Indonesian Masters: After rounds of 62-69-66, posted a final-round 10-under 62 to win the Indonesian Masters by eight strokes over Thailand's Phachara Khongwatmai. Remained unfazed during a marathon week, where the Indonesian Masters was hit by multiple weather suspensions. After completing 10 holes from the delayed third round on Sunday morning, returned to the starting tee just 30 minutes later to begin the final round. Birdied the third hole before recording a run of four birdies and an eagle from the par-4 fifth at the Royale Jakarta Golf Club. Lead was never threatened when he surged further ahead with three birdies in four holes to start the back nine after making the turn in 29. Dropped a shot on 16, but closed with a birdie on 18 for a winning total of 29-under 259.
TOUR Championship by Coca-Cola: Seeking to become the first British player to win the TOUR Championship by Coca-Cola, finished solo second to Brandt Snedeker at East Lake GC. Shared the first-round lead with Woods, with a 4-under 66, and the 54-hole lead, with Snedeker, at 8-under 202. A final-round, 1-over 71 left him three behind Snedeker and gave him his fourth runner-up finish on the PGA TOUR. Entered the week No. 24 in the FedExCup standings, with his runner-up finish propelling him 18 spots to No. 6–the largest jump of the week (Ryan Moore was second, moving 17 spots from No. 28 to No. 11). Record fell to 2-9 when he has led or held a share of the 54-hole PGA TOUR lead.
Most golf fans know Rose’s golf journey. He first swung a club when he was 11 months old, had a plus-1 handicap at the age of 14 and finished fourth at the 1988 Open Championship as a 17-year-old. Although he struggled early on as a pro, Rose won the 2013 U.S. Open and ascended as high as world No. 1. But if he weren’t a golfer, the Englishman says he’d like to be an architect. “I find it fascinating to be part of a project that starts from a piece of paper and ends up being something.”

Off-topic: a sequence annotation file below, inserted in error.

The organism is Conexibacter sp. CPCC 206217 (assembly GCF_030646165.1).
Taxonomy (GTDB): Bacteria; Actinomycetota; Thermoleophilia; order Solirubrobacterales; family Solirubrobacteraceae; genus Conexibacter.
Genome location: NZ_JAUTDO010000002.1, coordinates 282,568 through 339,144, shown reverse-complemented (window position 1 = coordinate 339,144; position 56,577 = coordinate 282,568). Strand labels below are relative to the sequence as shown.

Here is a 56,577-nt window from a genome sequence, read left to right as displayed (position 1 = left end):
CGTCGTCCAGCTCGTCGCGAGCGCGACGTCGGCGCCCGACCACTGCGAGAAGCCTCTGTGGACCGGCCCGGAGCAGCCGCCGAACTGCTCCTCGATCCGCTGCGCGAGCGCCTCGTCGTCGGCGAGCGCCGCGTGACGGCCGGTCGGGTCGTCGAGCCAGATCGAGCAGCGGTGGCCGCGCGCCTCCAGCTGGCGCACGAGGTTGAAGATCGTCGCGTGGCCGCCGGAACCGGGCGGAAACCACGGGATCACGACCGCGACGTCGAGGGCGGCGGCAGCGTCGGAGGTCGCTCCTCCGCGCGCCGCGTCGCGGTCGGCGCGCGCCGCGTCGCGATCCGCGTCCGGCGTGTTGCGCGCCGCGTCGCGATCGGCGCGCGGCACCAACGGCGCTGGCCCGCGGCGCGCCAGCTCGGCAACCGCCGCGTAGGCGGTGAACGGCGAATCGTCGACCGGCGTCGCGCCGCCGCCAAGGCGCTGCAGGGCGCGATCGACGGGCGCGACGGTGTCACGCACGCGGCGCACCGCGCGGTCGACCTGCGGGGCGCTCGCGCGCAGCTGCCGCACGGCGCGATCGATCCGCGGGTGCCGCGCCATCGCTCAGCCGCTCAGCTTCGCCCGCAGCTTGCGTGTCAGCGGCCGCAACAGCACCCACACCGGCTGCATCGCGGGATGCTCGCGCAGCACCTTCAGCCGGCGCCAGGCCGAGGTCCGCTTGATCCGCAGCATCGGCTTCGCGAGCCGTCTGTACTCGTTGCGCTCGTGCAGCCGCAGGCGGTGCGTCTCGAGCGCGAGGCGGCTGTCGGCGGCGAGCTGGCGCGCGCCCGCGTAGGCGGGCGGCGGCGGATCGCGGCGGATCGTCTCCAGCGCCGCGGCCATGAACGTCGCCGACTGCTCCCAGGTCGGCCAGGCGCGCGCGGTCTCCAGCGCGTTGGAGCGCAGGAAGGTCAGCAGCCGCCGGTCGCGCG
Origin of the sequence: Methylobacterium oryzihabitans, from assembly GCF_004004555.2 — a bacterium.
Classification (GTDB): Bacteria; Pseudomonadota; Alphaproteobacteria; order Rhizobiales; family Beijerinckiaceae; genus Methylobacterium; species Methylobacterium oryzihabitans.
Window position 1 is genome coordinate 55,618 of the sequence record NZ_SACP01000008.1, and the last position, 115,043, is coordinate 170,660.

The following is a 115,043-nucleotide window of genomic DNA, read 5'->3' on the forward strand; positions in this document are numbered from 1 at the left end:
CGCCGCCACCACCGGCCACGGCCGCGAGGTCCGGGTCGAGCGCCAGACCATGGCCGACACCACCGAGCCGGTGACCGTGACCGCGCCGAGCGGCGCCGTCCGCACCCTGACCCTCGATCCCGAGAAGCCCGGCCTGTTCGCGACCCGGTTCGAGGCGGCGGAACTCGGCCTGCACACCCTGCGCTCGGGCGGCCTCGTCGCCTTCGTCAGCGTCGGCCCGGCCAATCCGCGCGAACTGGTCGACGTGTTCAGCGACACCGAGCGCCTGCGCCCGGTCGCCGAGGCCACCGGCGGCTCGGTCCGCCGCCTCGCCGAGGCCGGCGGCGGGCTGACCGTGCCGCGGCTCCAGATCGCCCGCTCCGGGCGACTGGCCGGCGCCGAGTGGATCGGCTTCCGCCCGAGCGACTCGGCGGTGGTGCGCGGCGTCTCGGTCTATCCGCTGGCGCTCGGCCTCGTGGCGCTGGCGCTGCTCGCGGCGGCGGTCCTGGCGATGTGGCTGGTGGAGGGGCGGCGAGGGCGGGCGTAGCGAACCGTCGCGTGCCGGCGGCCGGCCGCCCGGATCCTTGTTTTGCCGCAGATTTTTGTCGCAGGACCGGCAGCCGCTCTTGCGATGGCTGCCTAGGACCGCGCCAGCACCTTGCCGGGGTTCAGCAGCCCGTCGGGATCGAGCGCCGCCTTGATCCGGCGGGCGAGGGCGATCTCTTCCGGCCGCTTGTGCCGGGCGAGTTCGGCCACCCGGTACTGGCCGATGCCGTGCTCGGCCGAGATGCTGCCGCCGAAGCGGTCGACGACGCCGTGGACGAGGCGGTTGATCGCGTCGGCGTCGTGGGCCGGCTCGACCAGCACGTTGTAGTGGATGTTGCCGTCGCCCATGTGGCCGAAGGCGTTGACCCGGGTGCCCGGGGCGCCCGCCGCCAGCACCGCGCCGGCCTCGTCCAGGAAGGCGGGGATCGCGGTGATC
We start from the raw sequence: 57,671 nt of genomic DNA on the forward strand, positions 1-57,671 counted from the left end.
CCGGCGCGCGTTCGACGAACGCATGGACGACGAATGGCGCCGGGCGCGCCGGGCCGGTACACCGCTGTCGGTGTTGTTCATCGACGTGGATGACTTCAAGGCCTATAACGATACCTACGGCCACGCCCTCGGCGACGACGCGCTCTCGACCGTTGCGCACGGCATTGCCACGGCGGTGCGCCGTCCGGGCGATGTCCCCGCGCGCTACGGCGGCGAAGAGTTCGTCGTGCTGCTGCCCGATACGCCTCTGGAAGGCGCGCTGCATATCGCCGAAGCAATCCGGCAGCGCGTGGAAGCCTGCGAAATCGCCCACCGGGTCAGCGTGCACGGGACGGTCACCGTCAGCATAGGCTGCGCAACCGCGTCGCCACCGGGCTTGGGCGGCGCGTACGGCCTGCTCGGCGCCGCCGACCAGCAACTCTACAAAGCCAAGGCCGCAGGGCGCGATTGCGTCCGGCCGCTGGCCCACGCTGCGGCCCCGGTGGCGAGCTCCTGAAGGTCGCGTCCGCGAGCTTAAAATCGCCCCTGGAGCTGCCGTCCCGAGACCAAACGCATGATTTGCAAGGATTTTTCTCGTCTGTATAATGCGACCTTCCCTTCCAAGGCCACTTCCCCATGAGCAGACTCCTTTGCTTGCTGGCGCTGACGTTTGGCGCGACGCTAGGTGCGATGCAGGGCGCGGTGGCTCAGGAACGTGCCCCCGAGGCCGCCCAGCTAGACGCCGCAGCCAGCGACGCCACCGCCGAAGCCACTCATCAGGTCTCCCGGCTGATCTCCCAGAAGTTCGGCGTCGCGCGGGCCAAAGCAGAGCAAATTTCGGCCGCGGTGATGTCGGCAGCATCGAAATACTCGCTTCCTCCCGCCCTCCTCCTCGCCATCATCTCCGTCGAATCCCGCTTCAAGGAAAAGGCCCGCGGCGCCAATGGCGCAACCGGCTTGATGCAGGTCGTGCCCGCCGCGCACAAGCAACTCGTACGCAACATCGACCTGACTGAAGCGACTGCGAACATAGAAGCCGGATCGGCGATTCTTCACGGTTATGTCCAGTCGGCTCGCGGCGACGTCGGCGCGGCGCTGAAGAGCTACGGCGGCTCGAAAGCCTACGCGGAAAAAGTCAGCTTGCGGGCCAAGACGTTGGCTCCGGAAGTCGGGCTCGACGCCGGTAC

Advanced to the FedExCup Playoffs for the seventh time in eight-season stretch and made third consecutive appearance in the TOUR Championship (sixth overall), finishing T11 at East Lake to end his season at No. 26 in the FedExCup. Victory at the Waste Management Phoenix Open marked his third career PGA TOUR title and one of three top-10s in a season where he made 21 cuts in 27 starts.
My name is Adam Beach. This place, this site, it’s more than just a business to me, it truly is an expression of who I am and what I believe in, down to my core. I feel the work I do is a reflection of who I am and the idea behind the work I do is more important than the work itself. You see, I don’t actually see myself in the golf business at all, I am in the business of caring. I am a guy who wakes up with one goal: do the right thing.

Imagine playing a casual round of golf with a legendary player such as Jack Nicklaus, Arnold Palmer, Nick Faldo, Ray Floyd, Colin Montgomerie, Juli Inkster and Laura Davies? Those are just a few of the former greats and current stars of the PGA and LPGA tours who have taken viewers inside the ropes as they make their way around a course, discussing such things as shot setup, club selection, strategy and other helpful hints and tips. It's a priceless lesson, a chance to dissect a pro's thought process as he or she executes all manner of shots.